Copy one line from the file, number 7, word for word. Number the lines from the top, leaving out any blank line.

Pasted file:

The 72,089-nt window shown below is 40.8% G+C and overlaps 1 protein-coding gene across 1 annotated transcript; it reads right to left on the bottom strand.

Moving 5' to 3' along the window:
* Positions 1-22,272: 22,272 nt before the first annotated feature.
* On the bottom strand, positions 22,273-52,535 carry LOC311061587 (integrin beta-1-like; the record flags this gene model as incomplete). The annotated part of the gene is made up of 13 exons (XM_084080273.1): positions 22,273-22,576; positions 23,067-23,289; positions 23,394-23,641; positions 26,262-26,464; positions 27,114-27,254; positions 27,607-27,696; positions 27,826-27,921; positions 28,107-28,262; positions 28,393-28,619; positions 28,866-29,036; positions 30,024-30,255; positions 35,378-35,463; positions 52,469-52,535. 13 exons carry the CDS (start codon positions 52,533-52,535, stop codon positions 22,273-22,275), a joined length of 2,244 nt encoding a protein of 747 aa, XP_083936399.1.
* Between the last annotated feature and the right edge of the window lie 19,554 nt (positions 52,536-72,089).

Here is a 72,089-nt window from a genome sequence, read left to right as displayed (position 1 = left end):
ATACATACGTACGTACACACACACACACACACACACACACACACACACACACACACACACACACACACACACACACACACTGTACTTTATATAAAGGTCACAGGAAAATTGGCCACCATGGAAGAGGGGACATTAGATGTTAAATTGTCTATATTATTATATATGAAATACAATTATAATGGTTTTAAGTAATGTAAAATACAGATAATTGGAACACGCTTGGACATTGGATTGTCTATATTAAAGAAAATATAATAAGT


ATACATACGTACGTACACACACACACACACACACACACACACACACACACACACACACACACACACACACACACACACACTGTACTTTATATAAAGGTCACAGGAAAATTGGCCACCATGGAAGAGGGGACATTAGATGTTAAATTGTCTATATTATTATATATGAAATACAATTATAATGGTTTTAAGTAATGTAAAATACAGATAATTGGAACACGCTTGGACATTGGATTGTCTATATTAAAGAAAATATAATAAGT